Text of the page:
I remember the first job at the first agency that I had ever worked for. After I graduated, we were working for a local restaurant. They were going through a branding phase as they were building their business up.
My boss had asked me to come up with three potential concepts for a logo. At the time, I didn’t have a whole lot of experience working with clients. What I ended up doing, was creating one really awesome concept and then mailing it in on to other concepts. I didn’t have the foresight to know how the entire process was going to go with the client.
As you might expect, they ended up loving the two concepts that I did not put any time into. And ultimately, we ended up merging those two concepts together into something that as I look back on now looked pretty terrible.
Unfortunately, this is one of those situations where the signage is still there in my hometown today. And every now and then I have the privilege of driving by and reminding myself about what I had learned when it came to presenting concepts to clients.
What’s interesting is a lot of clients tend to expect an arbitrary number of concepts when they hire a graphic designer. Three to five seems to be a common range. I don’t know where this came from, or why it came to be. I assume a lot of it has to do with the fact that they’re spending a decent amount of money on a logo. They’re not thinking beyond what it means to brand business.
As designers, we get caught up in this and go with the flow. Maybe we don’t know any better? Anyway, we’ll end up trying to design three to five concepts and turning a whole thing into a mess.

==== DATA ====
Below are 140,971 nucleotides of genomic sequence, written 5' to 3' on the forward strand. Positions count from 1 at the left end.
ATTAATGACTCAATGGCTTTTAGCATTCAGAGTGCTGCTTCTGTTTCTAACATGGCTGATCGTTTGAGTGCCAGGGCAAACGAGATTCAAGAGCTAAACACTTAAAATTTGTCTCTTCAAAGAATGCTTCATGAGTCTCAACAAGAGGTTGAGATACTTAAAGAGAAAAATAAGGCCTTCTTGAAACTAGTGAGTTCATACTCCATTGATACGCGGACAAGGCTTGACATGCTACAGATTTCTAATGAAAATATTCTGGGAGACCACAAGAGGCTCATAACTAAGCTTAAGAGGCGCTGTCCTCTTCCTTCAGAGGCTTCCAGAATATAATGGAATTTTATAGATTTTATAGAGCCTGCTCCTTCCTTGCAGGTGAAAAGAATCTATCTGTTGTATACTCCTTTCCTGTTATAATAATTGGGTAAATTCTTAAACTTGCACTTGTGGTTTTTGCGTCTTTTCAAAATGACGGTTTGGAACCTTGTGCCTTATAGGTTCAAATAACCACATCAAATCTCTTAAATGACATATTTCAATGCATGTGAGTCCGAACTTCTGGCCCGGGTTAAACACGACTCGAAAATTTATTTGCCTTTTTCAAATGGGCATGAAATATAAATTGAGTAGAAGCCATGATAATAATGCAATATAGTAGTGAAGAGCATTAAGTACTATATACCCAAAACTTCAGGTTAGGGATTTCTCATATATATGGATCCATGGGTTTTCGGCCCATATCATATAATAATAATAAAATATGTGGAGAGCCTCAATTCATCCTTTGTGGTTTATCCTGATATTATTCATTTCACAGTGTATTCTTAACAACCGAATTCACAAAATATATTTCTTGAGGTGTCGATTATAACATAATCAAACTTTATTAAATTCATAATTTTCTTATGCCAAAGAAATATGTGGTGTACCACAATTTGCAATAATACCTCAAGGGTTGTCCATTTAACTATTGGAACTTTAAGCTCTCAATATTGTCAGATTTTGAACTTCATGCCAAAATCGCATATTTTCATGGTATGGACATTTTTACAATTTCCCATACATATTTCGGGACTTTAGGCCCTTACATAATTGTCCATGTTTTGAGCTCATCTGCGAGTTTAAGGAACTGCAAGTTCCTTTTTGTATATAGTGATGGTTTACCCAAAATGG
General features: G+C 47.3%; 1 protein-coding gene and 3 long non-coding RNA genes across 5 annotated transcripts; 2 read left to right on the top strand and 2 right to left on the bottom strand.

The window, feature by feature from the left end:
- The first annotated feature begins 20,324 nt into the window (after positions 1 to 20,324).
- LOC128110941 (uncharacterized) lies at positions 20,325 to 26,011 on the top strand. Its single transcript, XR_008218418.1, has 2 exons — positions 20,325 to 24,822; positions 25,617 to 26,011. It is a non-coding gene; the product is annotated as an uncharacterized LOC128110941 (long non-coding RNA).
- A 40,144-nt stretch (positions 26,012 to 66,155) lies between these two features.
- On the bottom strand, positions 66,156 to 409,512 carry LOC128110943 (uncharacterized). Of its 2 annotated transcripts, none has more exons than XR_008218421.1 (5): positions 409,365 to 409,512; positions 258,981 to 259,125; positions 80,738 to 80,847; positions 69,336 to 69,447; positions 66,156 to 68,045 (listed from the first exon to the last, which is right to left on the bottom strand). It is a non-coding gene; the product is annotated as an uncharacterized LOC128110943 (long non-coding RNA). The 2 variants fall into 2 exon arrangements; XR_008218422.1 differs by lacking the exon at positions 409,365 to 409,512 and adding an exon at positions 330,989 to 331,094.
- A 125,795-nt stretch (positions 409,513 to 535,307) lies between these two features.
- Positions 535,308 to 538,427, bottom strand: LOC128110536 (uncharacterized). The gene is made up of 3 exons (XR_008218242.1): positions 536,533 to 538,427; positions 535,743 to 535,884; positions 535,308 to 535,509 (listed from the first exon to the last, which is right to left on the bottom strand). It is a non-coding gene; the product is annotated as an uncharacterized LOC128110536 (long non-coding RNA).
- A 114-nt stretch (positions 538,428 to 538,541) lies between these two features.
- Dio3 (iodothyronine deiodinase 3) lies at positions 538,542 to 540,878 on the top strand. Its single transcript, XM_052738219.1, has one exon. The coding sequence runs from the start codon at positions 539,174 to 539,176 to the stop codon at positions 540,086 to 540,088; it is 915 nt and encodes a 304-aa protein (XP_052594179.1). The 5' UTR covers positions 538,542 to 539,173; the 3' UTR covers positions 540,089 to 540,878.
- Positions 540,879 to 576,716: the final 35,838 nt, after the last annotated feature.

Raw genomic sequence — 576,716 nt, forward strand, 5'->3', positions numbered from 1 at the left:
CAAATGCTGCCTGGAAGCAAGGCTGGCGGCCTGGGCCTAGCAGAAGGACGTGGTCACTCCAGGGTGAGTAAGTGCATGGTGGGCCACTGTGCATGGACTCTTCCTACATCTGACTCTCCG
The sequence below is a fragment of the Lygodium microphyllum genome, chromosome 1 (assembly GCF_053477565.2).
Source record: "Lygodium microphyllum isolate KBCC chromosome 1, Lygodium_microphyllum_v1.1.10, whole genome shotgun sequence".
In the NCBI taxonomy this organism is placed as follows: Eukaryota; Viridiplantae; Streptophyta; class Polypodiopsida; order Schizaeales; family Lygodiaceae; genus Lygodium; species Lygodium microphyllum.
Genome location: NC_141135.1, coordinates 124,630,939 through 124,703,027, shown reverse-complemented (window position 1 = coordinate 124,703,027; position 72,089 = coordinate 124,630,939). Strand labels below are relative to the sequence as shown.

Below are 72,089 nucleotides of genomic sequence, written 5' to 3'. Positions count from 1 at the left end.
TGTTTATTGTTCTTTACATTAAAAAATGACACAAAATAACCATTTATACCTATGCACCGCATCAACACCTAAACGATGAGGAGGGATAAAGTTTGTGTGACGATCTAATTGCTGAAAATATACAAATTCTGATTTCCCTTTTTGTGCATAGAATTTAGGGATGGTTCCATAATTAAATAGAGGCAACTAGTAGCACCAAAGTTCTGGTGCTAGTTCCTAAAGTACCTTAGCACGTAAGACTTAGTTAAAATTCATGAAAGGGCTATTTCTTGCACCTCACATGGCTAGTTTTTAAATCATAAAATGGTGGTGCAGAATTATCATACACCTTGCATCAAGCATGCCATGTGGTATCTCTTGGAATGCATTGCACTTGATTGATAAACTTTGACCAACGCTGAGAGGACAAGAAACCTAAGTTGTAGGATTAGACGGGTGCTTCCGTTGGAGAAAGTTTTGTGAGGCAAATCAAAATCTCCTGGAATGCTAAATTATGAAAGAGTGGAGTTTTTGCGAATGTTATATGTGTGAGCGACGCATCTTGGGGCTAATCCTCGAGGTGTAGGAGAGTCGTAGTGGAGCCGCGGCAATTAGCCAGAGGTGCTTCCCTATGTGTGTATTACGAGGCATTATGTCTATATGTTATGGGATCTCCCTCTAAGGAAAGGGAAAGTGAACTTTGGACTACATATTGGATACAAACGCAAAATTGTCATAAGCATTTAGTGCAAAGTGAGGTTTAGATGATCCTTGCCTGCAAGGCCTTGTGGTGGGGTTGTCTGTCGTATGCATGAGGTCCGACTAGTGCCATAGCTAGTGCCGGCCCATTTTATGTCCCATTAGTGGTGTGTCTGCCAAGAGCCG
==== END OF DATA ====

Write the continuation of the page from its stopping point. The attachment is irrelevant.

So, I’ll say it: it’s not always a good idea to present an arbitrary minimum number of concepts to a client.
The way I like to approach my logo designs these days is going off of what I feel is appropriate for the job. If it’s a smaller job, I’m probably presenting fewer concepts. If it’s a larger job, I might present more concepts. All that matters is that I’m presenting the work that makes my cut. The terrible ideas stay in the draft folder.
If I come up with eight great ideas, I may present all eight. If I come up with one good idea, then I may sell it really hard. There’s a case for both situations. No matter what, I always reassure my clients that I’m doing what’s best for their business. It’s the best solution for their problem. It’s the best solution for getting their likeness out there.
You might find it crazy that I only present a single concept sometimes. It’s more successful than you think though. Doing some work ahead of time, I typically have a good idea of what the expectations are. I’m able to use the clients words back to them as I present the work. I’d go as far as saying it’s easier than presenting multiple concepts.
In multiple-concept-land, there’s always the issue of merging ideas together. This is what sunk the restaurant logo.
They chose to use a combination of fonts (I think it was around three to five.) It ended up looking like a mess to a moderately trained eye. It’s difficult to manage what should be merged together and what shouldn’t. There’s an art form to it, and it’s easy for a client to get carried away with it, because they start to feel too creative.
While we’re at it, make sure you’re presenting your concepts in a clear manner that your client can understand. It’s easy to spit something out on a plain white background and hope that they “get it.”
For most clients, they may not be able to imagine how a logo will live in its environment. Help them out and create some mockups. If it’s a restaurant, put together a sign. Design a cheesy menu in Photoshop. Whatever you do, give them an idea of how it’s fitting into the environment.
This can be a great way to help the project move forward, as it gets them thinking about implementation instead of what shade of blue you’re using. That’s music to all of our ears, especially when the deadline is looming in the background.